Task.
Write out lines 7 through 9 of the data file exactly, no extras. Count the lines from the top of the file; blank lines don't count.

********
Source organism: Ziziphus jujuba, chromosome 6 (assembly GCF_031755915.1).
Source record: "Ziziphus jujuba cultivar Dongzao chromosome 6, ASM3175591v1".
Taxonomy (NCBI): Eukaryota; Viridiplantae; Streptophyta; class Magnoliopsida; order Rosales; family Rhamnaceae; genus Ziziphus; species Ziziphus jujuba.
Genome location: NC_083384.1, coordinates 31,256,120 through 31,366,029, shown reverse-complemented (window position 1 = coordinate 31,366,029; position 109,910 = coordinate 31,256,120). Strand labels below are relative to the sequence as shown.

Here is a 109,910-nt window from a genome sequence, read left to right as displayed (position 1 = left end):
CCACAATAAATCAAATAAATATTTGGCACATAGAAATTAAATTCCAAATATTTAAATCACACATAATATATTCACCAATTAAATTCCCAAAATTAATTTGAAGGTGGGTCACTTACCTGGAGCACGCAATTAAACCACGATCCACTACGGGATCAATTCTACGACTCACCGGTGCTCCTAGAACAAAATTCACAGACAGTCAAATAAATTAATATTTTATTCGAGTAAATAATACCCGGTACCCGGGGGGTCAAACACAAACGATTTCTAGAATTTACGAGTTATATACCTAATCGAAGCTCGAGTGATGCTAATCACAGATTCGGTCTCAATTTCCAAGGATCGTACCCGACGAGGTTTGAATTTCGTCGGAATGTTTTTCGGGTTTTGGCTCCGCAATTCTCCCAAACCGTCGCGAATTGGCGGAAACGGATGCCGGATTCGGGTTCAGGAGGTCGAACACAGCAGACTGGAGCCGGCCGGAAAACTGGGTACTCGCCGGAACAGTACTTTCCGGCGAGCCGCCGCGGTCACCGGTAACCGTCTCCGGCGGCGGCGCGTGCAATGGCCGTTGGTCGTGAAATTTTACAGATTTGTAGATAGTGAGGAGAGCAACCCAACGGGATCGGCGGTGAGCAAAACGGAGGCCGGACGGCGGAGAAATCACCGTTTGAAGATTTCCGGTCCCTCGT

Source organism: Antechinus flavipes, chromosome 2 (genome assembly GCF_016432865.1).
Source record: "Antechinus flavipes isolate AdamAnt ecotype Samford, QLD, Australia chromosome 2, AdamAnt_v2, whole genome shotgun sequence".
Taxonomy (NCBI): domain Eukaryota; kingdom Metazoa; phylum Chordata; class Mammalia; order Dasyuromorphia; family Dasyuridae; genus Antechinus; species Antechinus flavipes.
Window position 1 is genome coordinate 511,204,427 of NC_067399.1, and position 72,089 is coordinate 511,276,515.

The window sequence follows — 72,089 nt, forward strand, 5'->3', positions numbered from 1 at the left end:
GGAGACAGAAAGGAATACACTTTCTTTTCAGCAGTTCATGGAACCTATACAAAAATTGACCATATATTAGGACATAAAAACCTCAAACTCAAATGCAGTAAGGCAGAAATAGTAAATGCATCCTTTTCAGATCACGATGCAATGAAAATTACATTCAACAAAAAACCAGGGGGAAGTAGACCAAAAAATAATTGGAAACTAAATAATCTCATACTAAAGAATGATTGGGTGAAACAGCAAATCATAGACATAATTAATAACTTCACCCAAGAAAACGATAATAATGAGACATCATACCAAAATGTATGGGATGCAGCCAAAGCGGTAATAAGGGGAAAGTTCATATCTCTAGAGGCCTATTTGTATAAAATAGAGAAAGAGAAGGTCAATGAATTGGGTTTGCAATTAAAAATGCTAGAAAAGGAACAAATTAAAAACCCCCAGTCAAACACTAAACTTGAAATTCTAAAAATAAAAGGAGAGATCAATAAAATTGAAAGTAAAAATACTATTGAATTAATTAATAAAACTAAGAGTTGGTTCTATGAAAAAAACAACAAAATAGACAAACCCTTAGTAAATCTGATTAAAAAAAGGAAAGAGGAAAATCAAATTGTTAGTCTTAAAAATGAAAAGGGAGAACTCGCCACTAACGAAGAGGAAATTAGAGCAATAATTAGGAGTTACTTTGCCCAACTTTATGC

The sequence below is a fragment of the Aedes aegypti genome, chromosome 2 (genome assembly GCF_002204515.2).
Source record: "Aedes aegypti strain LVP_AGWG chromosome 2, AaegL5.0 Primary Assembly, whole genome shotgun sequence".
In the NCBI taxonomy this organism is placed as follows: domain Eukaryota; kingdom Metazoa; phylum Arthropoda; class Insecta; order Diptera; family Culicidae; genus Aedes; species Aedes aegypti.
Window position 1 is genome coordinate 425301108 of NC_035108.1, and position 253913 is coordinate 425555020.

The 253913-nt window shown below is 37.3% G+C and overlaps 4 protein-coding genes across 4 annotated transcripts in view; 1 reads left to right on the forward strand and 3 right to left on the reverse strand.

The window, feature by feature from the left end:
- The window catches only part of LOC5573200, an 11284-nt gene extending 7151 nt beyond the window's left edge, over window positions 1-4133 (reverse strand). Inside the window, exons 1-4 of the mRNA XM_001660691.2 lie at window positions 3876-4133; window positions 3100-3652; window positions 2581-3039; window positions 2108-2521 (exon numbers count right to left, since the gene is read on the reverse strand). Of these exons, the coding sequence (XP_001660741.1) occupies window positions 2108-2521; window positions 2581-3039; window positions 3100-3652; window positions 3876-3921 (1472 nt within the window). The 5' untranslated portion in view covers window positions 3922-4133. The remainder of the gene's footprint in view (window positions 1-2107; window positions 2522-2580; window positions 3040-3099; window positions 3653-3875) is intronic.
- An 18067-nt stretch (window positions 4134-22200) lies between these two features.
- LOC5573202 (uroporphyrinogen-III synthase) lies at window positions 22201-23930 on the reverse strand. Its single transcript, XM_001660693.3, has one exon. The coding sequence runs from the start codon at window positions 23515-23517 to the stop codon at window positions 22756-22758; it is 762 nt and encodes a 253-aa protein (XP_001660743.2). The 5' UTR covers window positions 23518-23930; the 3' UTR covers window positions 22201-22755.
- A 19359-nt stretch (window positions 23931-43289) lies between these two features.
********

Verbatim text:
Source organism: Antechinus flavipes, chromosome 2 (genome assembly GCF_016432865.1).
Source record: "Antechinus flavipes isolate AdamAnt ecotype Samford, QLD, Australia chromosome 2, AdamAnt_v2, whole genome shotgun sequence".
Taxonomy (NCBI): domain Eukaryota; kingdom Metazoa; phylum Chordata; class Mammalia; order Dasyuromorphia; family Dasyuridae; genus Antechinus; species Antechinus flavipes.